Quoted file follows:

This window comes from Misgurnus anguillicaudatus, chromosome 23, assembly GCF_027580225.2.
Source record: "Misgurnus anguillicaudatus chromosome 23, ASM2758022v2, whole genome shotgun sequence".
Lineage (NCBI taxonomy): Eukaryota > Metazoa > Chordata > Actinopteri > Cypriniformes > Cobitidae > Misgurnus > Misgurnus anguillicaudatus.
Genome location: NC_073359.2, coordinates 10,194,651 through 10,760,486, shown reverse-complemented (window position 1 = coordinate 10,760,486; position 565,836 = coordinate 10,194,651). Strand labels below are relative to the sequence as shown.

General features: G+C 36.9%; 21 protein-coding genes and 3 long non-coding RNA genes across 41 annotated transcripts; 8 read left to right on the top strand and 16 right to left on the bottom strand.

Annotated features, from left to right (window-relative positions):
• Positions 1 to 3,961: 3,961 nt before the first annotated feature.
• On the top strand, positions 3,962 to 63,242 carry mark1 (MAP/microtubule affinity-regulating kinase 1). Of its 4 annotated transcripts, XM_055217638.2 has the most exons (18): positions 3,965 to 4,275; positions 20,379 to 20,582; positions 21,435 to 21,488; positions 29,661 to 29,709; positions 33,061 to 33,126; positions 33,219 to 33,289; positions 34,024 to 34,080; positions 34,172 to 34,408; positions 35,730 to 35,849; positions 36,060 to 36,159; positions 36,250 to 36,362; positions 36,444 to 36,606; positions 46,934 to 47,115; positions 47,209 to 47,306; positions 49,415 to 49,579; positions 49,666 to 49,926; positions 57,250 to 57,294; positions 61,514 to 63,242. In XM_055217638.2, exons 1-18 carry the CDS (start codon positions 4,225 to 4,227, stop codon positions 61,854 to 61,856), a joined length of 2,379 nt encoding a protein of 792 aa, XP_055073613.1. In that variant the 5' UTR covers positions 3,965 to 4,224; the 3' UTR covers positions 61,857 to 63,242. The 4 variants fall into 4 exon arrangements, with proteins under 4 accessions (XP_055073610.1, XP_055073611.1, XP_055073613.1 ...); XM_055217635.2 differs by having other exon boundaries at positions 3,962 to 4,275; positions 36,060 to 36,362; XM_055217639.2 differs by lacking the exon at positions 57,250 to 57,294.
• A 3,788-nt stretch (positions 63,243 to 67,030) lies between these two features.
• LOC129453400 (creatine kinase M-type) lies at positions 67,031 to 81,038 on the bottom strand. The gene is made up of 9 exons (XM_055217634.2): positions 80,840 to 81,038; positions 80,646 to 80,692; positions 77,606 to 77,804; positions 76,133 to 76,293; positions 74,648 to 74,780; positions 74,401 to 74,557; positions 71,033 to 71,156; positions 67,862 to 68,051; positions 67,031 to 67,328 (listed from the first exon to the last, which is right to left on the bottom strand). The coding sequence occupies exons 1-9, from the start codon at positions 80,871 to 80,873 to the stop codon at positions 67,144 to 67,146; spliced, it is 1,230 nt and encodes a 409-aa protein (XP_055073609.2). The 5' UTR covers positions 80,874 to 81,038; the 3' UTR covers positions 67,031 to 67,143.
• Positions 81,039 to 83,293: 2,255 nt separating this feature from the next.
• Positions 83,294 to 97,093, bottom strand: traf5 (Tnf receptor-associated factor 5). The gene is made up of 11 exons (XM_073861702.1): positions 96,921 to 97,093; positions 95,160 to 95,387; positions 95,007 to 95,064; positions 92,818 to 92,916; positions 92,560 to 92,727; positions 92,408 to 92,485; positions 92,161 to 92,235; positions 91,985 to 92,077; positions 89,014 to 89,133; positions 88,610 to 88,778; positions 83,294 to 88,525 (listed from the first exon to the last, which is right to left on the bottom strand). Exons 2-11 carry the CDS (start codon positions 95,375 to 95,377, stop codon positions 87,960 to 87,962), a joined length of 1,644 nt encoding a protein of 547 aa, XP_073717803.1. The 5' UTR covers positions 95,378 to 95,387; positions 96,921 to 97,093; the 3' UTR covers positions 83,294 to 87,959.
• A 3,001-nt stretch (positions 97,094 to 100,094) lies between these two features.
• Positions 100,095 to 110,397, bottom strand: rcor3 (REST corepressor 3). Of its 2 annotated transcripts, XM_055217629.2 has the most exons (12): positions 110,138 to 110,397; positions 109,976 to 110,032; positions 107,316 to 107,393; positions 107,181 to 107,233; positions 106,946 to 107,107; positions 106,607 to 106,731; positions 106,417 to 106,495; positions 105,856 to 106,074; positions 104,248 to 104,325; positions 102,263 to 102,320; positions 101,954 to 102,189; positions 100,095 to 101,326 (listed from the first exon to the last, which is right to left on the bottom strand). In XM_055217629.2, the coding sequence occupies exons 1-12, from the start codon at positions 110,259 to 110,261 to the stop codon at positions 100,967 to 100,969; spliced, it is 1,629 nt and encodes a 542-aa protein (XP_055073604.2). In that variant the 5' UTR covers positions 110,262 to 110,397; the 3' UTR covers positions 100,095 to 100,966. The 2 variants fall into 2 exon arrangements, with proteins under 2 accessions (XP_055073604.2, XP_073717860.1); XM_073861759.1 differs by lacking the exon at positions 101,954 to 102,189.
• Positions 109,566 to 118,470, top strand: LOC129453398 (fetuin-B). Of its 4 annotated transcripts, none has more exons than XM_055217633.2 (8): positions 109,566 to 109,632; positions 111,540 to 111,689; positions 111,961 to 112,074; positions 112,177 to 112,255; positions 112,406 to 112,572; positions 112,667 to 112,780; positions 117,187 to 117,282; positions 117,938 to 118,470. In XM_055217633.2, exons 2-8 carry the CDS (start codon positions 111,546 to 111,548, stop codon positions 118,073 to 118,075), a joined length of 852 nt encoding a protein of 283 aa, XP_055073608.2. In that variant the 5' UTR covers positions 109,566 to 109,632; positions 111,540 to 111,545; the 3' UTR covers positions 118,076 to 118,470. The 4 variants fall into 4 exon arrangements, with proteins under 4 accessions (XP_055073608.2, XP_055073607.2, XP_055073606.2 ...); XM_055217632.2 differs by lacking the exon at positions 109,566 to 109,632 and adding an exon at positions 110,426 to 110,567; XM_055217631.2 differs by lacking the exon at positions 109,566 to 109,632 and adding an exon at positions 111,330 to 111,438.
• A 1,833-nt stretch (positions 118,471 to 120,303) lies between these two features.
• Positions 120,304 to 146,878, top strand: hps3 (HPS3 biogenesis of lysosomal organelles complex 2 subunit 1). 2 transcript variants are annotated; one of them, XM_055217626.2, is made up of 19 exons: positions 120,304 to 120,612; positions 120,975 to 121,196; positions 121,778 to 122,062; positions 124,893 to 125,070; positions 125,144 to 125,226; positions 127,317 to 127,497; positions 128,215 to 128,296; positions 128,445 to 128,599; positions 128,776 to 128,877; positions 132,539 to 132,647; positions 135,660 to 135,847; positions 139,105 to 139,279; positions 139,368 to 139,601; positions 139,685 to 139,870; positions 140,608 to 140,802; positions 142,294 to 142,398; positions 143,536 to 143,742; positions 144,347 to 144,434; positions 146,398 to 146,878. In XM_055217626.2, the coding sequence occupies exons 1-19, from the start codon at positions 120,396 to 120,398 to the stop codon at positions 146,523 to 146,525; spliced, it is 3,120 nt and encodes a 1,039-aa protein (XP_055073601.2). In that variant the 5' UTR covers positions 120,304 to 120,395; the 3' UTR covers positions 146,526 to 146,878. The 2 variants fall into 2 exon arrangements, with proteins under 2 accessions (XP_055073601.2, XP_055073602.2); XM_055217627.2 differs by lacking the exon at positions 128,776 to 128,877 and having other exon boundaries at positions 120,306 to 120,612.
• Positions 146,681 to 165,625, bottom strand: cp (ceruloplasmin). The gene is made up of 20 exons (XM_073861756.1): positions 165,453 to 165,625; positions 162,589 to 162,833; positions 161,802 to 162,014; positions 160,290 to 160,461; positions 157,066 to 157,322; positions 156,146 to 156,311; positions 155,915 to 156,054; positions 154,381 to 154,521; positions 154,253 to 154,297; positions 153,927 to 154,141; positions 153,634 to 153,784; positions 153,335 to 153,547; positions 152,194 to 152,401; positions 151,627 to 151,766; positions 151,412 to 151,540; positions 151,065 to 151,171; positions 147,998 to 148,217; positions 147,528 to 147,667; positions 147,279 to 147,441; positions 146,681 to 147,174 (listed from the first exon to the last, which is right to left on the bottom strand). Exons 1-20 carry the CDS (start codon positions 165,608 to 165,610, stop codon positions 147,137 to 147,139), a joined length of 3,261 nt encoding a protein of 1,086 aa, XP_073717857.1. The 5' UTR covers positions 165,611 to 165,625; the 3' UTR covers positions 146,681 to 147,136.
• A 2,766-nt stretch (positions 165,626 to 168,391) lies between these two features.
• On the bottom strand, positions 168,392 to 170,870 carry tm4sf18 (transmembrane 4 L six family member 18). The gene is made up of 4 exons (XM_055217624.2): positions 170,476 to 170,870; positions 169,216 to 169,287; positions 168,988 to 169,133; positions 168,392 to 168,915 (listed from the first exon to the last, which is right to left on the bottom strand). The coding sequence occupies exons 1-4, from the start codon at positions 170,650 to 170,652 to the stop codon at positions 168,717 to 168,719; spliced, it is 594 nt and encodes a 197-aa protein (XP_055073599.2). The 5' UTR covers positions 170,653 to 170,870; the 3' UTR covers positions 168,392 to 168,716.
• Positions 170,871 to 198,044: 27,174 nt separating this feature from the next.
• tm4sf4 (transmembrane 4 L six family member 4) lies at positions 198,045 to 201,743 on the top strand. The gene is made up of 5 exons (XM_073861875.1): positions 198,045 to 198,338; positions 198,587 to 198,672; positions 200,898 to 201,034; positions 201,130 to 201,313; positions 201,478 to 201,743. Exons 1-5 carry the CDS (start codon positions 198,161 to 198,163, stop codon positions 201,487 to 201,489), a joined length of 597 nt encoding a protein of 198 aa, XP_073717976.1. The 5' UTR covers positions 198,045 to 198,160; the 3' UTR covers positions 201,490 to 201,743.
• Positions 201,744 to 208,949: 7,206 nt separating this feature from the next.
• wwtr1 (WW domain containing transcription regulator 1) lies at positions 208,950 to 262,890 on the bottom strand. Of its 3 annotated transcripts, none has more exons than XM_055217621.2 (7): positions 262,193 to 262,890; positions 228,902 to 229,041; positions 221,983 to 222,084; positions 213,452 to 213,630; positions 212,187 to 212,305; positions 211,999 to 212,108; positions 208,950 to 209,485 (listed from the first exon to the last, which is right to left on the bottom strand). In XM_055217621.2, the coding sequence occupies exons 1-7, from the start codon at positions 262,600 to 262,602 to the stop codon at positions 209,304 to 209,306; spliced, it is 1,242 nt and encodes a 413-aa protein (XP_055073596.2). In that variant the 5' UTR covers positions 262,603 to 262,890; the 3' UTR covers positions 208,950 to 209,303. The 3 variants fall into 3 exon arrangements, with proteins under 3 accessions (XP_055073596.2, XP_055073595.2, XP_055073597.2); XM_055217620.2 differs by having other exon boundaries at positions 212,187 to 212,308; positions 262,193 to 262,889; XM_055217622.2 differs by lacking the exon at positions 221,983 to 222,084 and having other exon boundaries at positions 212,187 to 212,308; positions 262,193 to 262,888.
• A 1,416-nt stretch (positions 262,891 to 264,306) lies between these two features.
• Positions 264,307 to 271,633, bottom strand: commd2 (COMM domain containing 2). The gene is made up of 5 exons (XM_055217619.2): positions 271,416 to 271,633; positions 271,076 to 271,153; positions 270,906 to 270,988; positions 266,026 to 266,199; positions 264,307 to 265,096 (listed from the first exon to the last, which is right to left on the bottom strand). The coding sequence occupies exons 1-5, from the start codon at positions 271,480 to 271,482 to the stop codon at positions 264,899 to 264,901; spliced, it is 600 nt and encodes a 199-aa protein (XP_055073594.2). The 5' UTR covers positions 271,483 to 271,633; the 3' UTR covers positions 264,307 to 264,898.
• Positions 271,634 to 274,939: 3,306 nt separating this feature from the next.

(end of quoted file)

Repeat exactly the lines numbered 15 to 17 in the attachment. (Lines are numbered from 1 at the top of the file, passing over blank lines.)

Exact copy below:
• Positions 109,566 to 118,470, top strand: LOC129453398 (fetuin-B). Of its 4 annotated transcripts, none has more exons than XM_055217633.2 (8): positions 109,566 to 109,632; positions 111,540 to 111,689; positions 111,961 to 112,074; positions 112,177 to 112,255; positions 112,406 to 112,572; positions 112,667 to 112,780; positions 117,187 to 117,282; positions 117,938 to 118,470. In XM_055217633.2, exons 2-8 carry the CDS (start codon positions 111,546 to 111,548, stop codon positions 118,073 to 118,075), a joined length of 852 nt encoding a protein of 283 aa, XP_055073608.2. In that variant the 5' UTR covers positions 109,566 to 109,632; positions 111,540 to 111,545; the 3' UTR covers positions 118,076 to 118,470. The 4 variants fall into 4 exon arrangements, with proteins under 4 accessions (XP_055073608.2, XP_055073607.2, XP_055073606.2 ...); XM_055217632.2 differs by lacking the exon at positions 109,566 to 109,632 and adding an exon at positions 110,426 to 110,567; XM_055217631.2 differs by lacking the exon at positions 109,566 to 109,632 and adding an exon at positions 111,330 to 111,438.
• A 1,833-nt stretch (positions 118,471 to 120,303) lies between these two features.
• Positions 120,304 to 146,878, top strand: hps3 (HPS3 biogenesis of lysosomal organelles complex 2 subunit 1). 2 transcript variants are annotated; one of them, XM_055217626.2, is made up of 19 exons: positions 120,304 to 120,612; positions 120,975 to 121,196; positions 121,778 to 122,062; positions 124,893 to 125,070; positions 125,144 to 125,226; positions 127,317 to 127,497; positions 128,215 to 128,296; positions 128,445 to 128,599; positions 128,776 to 128,877; positions 132,539 to 132,647; positions 135,660 to 135,847; positions 139,105 to 139,279; positions 139,368 to 139,601; positions 139,685 to 139,870; positions 140,608 to 140,802; positions 142,294 to 142,398; positions 143,536 to 143,742; positions 144,347 to 144,434; positions 146,398 to 146,878. In XM_055217626.2, the coding sequence occupies exons 1-19, from the start codon at positions 120,396 to 120,398 to the stop codon at positions 146,523 to 146,525; spliced, it is 3,120 nt and encodes a 1,039-aa protein (XP_055073601.2). In that variant the 5' UTR covers positions 120,304 to 120,395; the 3' UTR covers positions 146,526 to 146,878. The 2 variants fall into 2 exon arrangements, with proteins under 2 accessions (XP_055073601.2, XP_055073602.2); XM_055217627.2 differs by lacking the exon at positions 128,776 to 128,877 and having other exon boundaries at positions 120,306 to 120,612.